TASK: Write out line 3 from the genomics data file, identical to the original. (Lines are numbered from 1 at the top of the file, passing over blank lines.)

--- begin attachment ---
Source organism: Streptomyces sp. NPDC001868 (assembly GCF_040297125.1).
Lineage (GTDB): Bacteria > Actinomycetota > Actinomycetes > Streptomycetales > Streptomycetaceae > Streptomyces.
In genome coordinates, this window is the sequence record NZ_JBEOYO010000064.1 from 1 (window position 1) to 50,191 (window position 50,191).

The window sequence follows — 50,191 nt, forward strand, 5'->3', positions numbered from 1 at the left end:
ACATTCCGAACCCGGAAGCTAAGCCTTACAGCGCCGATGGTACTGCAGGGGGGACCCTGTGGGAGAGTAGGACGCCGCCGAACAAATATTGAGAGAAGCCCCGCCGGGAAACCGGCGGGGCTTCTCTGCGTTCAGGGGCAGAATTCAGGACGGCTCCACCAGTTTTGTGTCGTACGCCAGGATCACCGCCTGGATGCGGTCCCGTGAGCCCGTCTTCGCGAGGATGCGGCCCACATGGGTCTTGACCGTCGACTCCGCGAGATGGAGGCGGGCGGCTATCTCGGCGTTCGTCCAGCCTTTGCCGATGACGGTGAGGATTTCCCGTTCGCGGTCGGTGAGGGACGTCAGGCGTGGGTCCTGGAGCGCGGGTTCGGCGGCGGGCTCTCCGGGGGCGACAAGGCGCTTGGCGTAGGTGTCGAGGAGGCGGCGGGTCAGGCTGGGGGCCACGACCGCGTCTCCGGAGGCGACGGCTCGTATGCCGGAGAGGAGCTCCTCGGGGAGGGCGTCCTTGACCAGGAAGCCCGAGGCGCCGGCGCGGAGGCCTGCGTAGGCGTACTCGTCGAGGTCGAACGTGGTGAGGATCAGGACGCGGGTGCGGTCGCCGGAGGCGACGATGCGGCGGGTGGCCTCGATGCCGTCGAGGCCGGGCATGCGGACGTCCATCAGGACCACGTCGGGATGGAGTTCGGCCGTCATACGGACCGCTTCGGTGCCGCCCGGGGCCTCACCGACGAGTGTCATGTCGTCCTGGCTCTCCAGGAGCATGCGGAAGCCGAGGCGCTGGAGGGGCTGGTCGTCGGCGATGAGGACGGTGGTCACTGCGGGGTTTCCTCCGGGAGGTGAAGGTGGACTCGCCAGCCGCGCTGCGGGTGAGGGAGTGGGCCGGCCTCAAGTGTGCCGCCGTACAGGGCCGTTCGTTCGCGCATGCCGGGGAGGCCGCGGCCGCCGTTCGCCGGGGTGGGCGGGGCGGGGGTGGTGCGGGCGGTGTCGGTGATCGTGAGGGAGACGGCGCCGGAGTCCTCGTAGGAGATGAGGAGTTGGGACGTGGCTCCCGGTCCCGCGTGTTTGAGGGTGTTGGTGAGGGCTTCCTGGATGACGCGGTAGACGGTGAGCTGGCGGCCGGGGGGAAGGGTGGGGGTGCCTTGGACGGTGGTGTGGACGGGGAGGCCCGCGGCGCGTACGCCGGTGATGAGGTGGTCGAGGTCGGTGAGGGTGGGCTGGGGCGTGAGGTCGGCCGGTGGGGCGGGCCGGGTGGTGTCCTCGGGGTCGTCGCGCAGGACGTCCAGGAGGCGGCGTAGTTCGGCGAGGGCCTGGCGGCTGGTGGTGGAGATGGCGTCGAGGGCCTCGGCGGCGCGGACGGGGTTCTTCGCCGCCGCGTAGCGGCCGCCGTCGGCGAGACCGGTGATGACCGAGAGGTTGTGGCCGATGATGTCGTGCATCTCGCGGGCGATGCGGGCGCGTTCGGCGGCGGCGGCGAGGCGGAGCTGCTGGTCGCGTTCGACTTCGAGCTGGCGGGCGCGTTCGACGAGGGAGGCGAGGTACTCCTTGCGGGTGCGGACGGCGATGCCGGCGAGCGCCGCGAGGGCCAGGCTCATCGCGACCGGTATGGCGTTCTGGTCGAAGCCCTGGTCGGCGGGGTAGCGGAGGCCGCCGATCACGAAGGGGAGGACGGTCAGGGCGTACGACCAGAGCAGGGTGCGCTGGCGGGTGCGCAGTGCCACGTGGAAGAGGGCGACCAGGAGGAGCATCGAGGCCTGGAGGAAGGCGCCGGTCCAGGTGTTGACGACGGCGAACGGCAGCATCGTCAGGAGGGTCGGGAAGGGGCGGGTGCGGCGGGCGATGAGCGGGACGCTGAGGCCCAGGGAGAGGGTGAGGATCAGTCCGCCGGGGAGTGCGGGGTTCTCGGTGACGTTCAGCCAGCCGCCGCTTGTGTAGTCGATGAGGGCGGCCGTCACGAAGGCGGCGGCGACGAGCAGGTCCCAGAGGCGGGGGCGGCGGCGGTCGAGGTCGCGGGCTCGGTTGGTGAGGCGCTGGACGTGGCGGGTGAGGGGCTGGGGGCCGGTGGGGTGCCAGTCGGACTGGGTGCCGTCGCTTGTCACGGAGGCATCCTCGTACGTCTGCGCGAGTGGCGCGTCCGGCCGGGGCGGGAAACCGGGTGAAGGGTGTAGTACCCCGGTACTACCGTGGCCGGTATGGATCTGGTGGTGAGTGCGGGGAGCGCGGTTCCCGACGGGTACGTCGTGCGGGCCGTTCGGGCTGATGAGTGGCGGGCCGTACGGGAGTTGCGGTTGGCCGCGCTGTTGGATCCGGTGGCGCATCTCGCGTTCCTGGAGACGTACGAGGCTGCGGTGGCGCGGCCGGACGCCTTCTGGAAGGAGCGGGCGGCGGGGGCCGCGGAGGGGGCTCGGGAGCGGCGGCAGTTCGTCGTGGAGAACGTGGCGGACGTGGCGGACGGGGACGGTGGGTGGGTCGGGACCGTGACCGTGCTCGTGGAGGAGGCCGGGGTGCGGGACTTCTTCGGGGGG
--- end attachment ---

In genome coordinates, this window is the sequence record NZ_JBEOYO010000064.1 from 1 (window position 1) to 50,191 (window position 50,191).